The Hills Have Eyes (2006)
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Every once in a while, when the stars are aligned and the universe is at one with itself, a remake will out-best the original. Once again, this happens rarely; and, normally, you can bet against such a miracle from occurring. Certain examples I can cite would be the remake of "Dawn of the Dead", which I found to be far more engaging and watchable than the original George A. Romero version that seemed to go on and on forever; also, the recent "The Amityville Horror". Granted, I never enjoyed the original "The Amityville Horror", but the Ryan Reynolds adaptation was not nearly as dreadful as I had envisioned. "The Hills Have Eyes" was a horror film ready to be revamped. The 1977 Wes Craven version was dirty and gritty and violent, but the film was slow and lagging and the ending was just a complete and total disaster. Director Alexandre Aja has taken the same storyline and the same set-ups and created a horror film for the horror fan, a picture so gruesome and so intense that one wonders why Wes Craven just can't seem to cross over in that territory. The remake of "The Hills Have Eyes" is the best horror film I have seen since 2004's "Shaun of the Dead" and "Dead and Breakfast". It was better than the original. It will knock your socks off.
When an all-American family stumbles into the New Mexico desert on their way to San Diego, they have no idea what waits for them in the hills, watching their every move and waiting for the perfect time to strike. Ted Levine and Kathleen Quinlan star as Bob and Ethel Carter, the matriarch and patriarch of the household. Also along for the ride are their three children - Bobby (Dan Byrd), Brenda (Emilie de Ravin), and Lynne (Vinessa Shaw). Lynne's husband, Doug (Aaron Stanford) is also along for the ride, along with their young daughter Catherine. After an encounter with a strange old man at a gas station, they are led down a 'short cut'. When they suffer a blowout, they are stranded in the middle of the New Mexico desert, eventually assaulted by a band of deformed miners who were transformed by the affects of radiation by the U.S. government. The killers brutally torture and assault the family for the remainder of the film, in the tradition of the original, until one of the family members decides enough is enough and takes matters into their own hands. I tried to be as minimal as possible in my description, because I do not want to spoil the film for anyone who has not seen the original. Be warned - this film is as gruesome and violent as they come.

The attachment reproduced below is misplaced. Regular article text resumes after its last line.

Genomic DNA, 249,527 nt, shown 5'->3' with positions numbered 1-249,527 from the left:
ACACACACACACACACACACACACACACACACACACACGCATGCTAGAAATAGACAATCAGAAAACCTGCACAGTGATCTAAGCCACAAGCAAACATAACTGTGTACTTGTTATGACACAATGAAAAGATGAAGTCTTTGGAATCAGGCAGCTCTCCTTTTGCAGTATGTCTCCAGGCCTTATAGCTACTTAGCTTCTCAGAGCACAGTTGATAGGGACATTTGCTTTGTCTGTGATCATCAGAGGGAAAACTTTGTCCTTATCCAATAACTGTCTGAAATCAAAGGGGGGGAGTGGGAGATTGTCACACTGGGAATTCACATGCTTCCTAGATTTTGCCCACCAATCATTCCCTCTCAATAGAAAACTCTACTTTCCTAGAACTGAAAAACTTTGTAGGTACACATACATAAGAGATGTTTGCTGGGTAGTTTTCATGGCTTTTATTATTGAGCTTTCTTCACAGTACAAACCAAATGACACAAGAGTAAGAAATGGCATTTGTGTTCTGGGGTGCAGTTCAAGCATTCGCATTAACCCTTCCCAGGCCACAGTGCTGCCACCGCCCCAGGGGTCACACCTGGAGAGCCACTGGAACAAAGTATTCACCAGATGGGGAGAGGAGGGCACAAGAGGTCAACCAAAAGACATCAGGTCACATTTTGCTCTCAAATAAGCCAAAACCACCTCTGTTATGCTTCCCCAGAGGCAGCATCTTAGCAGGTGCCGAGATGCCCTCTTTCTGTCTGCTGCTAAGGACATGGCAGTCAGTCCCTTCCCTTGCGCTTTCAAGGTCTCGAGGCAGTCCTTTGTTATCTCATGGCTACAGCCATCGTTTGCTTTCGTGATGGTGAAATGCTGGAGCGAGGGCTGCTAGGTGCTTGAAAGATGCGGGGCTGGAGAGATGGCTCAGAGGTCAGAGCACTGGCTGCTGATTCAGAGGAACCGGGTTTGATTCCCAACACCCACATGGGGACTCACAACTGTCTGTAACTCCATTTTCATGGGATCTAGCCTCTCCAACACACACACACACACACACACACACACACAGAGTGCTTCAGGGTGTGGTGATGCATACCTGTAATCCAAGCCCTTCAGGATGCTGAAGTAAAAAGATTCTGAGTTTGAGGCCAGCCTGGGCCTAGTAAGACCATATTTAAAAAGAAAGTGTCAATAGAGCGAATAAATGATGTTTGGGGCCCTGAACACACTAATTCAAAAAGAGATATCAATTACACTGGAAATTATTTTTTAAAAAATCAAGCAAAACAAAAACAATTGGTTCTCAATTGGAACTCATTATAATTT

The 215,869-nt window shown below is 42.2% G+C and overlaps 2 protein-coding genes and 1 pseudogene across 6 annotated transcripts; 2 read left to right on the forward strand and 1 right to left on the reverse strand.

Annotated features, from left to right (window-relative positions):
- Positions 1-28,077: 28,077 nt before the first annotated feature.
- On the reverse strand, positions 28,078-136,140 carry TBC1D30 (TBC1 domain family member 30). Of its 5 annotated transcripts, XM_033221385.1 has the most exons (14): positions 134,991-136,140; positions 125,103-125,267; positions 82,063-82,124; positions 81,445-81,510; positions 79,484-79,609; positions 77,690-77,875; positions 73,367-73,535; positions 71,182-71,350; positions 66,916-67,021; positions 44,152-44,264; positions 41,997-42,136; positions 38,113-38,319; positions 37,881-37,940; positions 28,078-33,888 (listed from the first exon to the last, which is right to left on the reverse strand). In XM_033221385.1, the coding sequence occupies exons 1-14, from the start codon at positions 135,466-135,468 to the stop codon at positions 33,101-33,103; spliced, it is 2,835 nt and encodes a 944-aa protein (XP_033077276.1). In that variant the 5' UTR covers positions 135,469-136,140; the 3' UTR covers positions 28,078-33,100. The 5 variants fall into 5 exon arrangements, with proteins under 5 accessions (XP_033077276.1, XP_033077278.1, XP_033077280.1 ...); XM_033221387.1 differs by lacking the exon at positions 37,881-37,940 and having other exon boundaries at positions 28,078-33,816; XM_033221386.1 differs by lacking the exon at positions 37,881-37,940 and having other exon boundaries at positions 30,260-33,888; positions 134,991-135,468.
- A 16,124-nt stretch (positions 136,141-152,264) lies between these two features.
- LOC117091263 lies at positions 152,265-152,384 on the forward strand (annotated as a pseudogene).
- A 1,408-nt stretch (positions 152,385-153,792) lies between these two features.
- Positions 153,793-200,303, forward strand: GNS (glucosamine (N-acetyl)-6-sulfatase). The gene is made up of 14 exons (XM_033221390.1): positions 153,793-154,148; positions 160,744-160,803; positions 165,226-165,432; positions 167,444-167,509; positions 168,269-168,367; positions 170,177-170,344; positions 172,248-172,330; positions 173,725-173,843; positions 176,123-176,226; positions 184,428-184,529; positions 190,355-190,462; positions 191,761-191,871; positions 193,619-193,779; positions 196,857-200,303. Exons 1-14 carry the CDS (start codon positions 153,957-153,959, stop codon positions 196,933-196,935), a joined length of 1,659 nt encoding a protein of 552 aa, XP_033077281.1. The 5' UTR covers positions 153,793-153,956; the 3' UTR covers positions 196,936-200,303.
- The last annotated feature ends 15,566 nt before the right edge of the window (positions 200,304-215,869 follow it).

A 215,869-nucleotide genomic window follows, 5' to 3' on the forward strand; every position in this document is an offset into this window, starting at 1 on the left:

What made the original film so successful was the shock value. SPOILER ALERT: When the mother and the daughter were killed in the original film, it was done in such a violent and unexpected manner that audiences were appalled and totally thrown off their guards. The attack on the family was brutal and beyond comprehension. In the remake, the attack is even more vile and repulsive. The killers are more unlikable than the original ones, and the entire sequence with the camper is one of the most terrifying scenes filmed for the horror genre in a long while. I credit director Alexandre Aja with perfectly capturing the tension and the terror of this film, in all aspects. Take, for instance, the scene with Ted Levine at the gas station, from the time the attendant blows his head off until his retreat back to the automobile - this is how horror scenes are suppose to work. Aja knows this. His "High Tension" was a unique return to form for the genre, and he has carried that over to "The Hills Have Eyes". He has an unmatched visual style and "The Hills Have Eyes" was the perfect film to benefit from that talent. The horror genre has a new maestro.
Another interesting factor to this film is that you need strong performances, something not usually required for a horror film. Most of the shock and the terror comes from the reactions of this family to what is happening. Aja has assembled a top notch cast of veteran actors and strong newcomers to weigh down the horror in this picture. Ted Levine - the godfather of horror - is perfect as Big Bob, and Kathleen Quinlan really brings some depth to such a small and innocent role. Her deathbed sequence is one of the most compelling I have seen in a horror film. Aaron Stanford was nothing short of brilliant here as Doug, especially when his character goes from coward to kick-ass in a matter of minutes. It was nice to see his transformation, and we really rooted for his character in this picture, in a way we did not root for the characters in the original. The real standout here was Dan Byrd, who played Bobby in the film. He managed to steal the film, basically, in a role that is usually given to someone of a more advanced age. His maturity and his talent really came through here. The cast of "The Hills Have Eyes" really came together and made the story that much more wrenching.